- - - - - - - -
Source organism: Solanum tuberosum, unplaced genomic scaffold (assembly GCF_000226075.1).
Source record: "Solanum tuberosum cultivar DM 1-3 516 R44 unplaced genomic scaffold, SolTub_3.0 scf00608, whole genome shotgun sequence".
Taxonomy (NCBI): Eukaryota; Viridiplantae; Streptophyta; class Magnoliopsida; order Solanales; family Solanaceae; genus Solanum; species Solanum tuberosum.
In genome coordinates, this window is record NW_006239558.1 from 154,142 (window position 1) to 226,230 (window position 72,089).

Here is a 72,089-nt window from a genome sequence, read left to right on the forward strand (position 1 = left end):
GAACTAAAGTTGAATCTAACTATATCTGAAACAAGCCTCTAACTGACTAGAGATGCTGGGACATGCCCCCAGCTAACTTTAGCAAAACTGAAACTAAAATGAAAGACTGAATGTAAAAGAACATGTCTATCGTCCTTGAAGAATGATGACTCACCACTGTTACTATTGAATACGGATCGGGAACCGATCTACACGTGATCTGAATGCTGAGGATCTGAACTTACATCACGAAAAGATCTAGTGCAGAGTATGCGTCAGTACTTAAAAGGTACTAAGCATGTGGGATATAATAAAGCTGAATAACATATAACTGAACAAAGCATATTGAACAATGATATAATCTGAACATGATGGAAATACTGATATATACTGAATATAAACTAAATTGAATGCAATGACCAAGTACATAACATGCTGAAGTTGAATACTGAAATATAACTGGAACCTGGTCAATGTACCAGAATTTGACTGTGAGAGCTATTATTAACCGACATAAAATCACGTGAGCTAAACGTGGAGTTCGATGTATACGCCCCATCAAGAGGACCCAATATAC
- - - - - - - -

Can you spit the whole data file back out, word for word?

Source organism: Solanum tuberosum, unplaced genomic scaffold (assembly GCF_000226075.1).
Source record: "Solanum tuberosum cultivar DM 1-3 516 R44 unplaced genomic scaffold, SolTub_3.0 scf00608, whole genome shotgun sequence".
Taxonomy (NCBI): Eukaryota; Viridiplantae; Streptophyta; class Magnoliopsida; order Solanales; family Solanaceae; genus Solanum; species Solanum tuberosum.
In genome coordinates, this window is record NW_006239558.1 from 154,142 (window position 1) to 226,230 (window position 72,089).

Here is a 72,089-nt window from a genome sequence, read left to right on the forward strand (position 1 = left end):
GAACTAAAGTTGAATCTAACTATATCTGAAACAAGCCTCTAACTGACTAGAGATGCTGGGACATGCCCCCAGCTAACTTTAGCAAAACTGAAACTAAAATGAAAGACTGAATGTAAAAGAACATGTCTATCGTCCTTGAAGAATGATGACTCACCACTGTTACTATTGAATACGGATCGGGAACCGATCTACACGTGATCTGAATGCTGAGGATCTGAACTTACATCACGAAAAGATCTAGTGCAGAGTATGCGTCAGTACTTAAAAGGTACTAAGCATGTGGGATATAATAAAGCTGAATAACATATAACTGAACAAAGCATATTGAACAATGATATAATCTGAACATGATGGAAATACTGATATATACTGAATATAAACTAAATTGAATGCAATGACCAAGTACATAACATGCTGAAGTTGAATACTGAAATATAACTGGAACCTGGTCAATGTACCAGAATTTGACTGTGAGAGCTATTATTAACCGACATAAAATCACGTGAGCTAAACGTGGAGTTCGATGTATACGCCCCATCAAGAGGACCCAATATAC